Take the 2-minute tour ×
The Workplace Stack Exchange is a question and answer site for members of the workforce navigating the professional setting. It's 100% free, no registration required.

I have been contacted about a position in which the boss hired a recent college grad at a mid-range salary, fired him as unacceptable, increased the salary a bit and hired then fired someone else, and now wants to hire a better and more senior employee. The salary range for the latest opening is approximately 10% below the low end of a typical range for the position.

This manager's history of quick hirings and firings, along with salary offers in the low end of typical ranges, raises some red flags for me -- namely that it appears the manager seems not to know how to appreciate and retain talent he has hired.

As a potential candidate for this position, before I determine if I want to apply to this position, how can I tell if this situation warrants a "proceed with caution", or a situation in which I should ask or do X, or is just a nonstarter?

share|improve this question
1  
.... are you qualified? That seems the most important detail you've not added here. –  enderland Feb 20 at 23:39
2  
I am qualified as a senior FED; that is why I mentioned a standard senior FED pay. I am concerned because the previous hires seem to be viewed negatively. And I am concerned that whatever skills I bring to the table will be seen negatively, regardless of what value other employers might place on them. –  JonathanHayward Feb 20 at 23:41
1  
What kind of time frame passed between hirings and firings? –  Joel Etherton Feb 21 at 0:09
    
Should you take a job or not is not something we can help with. That is a decision for you to make. –  Chad Feb 21 at 4:11
1  
@Jcmeloni - Do you think you could rework the question so I can read it that way too... this is really kind of a should I quit my job post as I am reading it? –  Chad Feb 21 at 14:56
show 5 more comments

3 Answers

up vote 19 down vote accepted

As a hiring manager, if I hired and fired people very quickly and in succession, and changed the job ad each time, I'd sit myself down and have a talk with myself that went something like this:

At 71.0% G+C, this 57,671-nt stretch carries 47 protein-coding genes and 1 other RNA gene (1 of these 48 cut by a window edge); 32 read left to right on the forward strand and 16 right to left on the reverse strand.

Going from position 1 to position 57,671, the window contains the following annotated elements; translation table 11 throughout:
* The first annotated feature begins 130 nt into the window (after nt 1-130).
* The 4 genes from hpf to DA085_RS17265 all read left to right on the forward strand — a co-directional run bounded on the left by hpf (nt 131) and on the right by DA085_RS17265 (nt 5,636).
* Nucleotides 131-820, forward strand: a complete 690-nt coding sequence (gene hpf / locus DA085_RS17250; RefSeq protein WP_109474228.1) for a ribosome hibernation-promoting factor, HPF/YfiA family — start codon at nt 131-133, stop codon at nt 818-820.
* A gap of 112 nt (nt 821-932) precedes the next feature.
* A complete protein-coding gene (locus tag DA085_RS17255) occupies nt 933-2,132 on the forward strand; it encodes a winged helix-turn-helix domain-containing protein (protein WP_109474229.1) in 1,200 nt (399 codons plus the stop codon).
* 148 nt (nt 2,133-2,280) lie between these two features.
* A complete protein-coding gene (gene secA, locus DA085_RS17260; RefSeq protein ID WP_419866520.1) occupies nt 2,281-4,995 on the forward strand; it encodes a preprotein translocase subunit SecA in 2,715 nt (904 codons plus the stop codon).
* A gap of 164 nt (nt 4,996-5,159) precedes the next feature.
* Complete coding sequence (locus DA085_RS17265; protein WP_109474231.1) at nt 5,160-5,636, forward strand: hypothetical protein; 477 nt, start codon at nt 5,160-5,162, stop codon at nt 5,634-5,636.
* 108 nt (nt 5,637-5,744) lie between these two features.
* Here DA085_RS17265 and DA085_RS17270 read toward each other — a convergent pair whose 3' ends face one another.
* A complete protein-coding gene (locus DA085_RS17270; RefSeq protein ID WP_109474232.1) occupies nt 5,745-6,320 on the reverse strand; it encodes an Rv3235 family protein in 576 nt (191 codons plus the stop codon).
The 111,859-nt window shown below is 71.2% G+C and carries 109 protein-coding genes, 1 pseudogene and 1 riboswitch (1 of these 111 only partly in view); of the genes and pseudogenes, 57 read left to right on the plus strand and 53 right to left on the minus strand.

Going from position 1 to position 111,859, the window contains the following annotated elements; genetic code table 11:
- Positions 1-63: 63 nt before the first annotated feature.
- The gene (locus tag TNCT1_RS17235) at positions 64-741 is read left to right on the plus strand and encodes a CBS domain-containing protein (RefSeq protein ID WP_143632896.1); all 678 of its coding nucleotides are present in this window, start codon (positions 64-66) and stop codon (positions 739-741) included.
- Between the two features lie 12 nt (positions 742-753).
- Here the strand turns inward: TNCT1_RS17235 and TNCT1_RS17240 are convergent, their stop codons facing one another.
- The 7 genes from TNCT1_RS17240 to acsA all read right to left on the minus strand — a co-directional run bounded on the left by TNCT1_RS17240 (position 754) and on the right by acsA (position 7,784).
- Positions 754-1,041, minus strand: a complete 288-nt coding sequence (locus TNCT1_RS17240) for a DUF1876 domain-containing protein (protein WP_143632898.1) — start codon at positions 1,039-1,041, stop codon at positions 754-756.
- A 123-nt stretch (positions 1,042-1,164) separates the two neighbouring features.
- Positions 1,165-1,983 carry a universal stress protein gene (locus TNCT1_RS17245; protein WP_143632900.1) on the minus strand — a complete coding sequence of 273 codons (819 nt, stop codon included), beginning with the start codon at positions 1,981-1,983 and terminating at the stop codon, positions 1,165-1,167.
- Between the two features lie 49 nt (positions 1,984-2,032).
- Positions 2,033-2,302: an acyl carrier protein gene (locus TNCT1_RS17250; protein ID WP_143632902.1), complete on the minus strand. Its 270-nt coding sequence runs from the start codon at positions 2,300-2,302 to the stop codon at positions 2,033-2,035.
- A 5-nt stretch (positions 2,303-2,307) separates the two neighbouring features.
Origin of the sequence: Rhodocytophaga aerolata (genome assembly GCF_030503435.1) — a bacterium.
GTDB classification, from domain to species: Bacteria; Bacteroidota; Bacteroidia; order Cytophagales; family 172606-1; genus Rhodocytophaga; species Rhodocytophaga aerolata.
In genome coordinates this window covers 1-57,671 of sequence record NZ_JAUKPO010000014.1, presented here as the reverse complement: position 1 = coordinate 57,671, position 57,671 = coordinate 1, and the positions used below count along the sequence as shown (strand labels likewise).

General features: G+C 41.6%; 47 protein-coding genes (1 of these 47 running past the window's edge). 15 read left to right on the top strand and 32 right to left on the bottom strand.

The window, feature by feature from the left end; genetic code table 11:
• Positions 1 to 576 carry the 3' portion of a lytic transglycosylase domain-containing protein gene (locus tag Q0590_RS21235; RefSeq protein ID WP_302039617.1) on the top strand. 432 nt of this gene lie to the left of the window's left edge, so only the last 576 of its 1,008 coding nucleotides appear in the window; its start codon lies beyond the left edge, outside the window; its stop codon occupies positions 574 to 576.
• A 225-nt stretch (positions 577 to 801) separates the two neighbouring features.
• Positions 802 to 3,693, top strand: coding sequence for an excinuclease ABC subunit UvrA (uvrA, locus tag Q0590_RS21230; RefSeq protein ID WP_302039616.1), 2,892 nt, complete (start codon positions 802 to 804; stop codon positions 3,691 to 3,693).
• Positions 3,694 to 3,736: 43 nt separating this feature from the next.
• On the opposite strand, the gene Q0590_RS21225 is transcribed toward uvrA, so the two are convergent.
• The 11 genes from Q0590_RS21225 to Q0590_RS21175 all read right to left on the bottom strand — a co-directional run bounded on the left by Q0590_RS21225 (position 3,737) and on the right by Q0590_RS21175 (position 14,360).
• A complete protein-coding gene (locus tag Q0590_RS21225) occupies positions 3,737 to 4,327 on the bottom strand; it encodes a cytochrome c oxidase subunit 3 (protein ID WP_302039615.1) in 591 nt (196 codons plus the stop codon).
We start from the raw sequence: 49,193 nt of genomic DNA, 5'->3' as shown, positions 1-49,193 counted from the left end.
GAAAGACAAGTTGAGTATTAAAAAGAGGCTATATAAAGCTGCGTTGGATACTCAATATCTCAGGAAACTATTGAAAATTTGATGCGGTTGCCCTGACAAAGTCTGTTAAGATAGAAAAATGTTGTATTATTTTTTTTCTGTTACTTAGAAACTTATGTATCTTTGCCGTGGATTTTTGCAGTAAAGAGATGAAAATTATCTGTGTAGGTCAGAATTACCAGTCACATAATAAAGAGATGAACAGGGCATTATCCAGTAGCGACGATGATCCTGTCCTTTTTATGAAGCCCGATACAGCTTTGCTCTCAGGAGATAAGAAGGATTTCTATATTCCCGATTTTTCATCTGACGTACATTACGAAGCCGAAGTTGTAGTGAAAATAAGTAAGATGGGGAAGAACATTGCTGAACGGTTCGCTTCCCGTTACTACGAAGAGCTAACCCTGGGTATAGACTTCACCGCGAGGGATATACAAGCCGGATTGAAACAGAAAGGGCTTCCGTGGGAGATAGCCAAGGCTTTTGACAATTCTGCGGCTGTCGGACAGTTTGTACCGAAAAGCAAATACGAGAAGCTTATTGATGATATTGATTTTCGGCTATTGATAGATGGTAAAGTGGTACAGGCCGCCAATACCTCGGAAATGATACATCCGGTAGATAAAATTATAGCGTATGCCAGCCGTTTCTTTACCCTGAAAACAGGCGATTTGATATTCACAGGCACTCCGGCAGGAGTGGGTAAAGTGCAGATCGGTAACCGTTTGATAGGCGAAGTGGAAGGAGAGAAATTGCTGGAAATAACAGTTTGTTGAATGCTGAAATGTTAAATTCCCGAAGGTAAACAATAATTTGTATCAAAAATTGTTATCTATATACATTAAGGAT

• "Do you have any idea what you're looking for?"
  • "Do you pride yourself in treating employees like throwaway parts?"

If I answer "No" to the first point, and I don't ask for help from colleagues or peers, then I wouldn't want to work for me.

If I answer "Why, of course!" to the second point, I really don't want to work for me.

As a prospective candidate who knows only one side of a story (that a hiring manager appears not to know what he or she is looking for, and also doesn't appear to give people a chance), if the job is appealing to you on paper then you can figure out the mettle of the hiring manager when you make it to the interview portion and ask some questions:

  • "You seem to have posted this ad a few times with some slight changes each time. How has your thinking about this position evolved over time?" -- If the answer is "I had terrible people try to fill the position" then you might wonder if this person is someone who should try to fill positions and manage people. If the answer is something like "the needs of the company shifted a bit, and the type of candidates I was seeing did as well, so I've been trying to match up" then you know the manager is trying something, and might give him or her the benefit of the doubt.